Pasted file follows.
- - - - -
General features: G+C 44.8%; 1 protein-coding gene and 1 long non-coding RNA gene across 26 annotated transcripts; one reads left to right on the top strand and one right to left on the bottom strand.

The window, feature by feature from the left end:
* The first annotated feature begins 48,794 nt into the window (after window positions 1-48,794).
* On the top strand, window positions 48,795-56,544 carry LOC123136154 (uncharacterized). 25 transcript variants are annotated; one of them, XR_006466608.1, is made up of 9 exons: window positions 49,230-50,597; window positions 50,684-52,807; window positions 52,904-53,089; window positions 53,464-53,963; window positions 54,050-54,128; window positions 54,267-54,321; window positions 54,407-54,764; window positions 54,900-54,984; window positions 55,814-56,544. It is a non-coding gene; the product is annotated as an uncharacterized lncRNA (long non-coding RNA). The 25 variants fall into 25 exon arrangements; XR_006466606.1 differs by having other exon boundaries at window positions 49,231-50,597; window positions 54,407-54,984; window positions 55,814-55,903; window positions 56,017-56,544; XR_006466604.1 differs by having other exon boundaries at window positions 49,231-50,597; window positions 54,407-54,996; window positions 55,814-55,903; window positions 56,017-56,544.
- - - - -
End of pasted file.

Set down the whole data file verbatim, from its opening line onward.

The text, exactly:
General features: G+C 44.8%; 1 protein-coding gene and 1 long non-coding RNA gene across 26 annotated transcripts; one reads left to right on the top strand and one right to left on the bottom strand.

The window, feature by feature from the left end:
* The first annotated feature begins 48,794 nt into the window (after window positions 1-48,794).
* On the top strand, window positions 48,795-56,544 carry LOC123136154 (uncharacterized). 25 transcript variants are annotated; one of them, XR_006466608.1, is made up of 9 exons: window positions 49,230-50,597; window positions 50,684-52,807; window positions 52,904-53,089; window positions 53,464-53,963; window positions 54,050-54,128; window positions 54,267-54,321; window positions 54,407-54,764; window positions 54,900-54,984; window positions 55,814-56,544. It is a non-coding gene; the product is annotated as an uncharacterized lncRNA (long non-coding RNA). The 25 variants fall into 25 exon arrangements; XR_006466606.1 differs by having other exon boundaries at window positions 49,231-50,597; window positions 54,407-54,984; window positions 55,814-55,903; window positions 56,017-56,544; XR_006466604.1 differs by having other exon boundaries at window positions 49,231-50,597; window positions 54,407-54,996; window positions 55,814-55,903; window positions 56,017-56,544.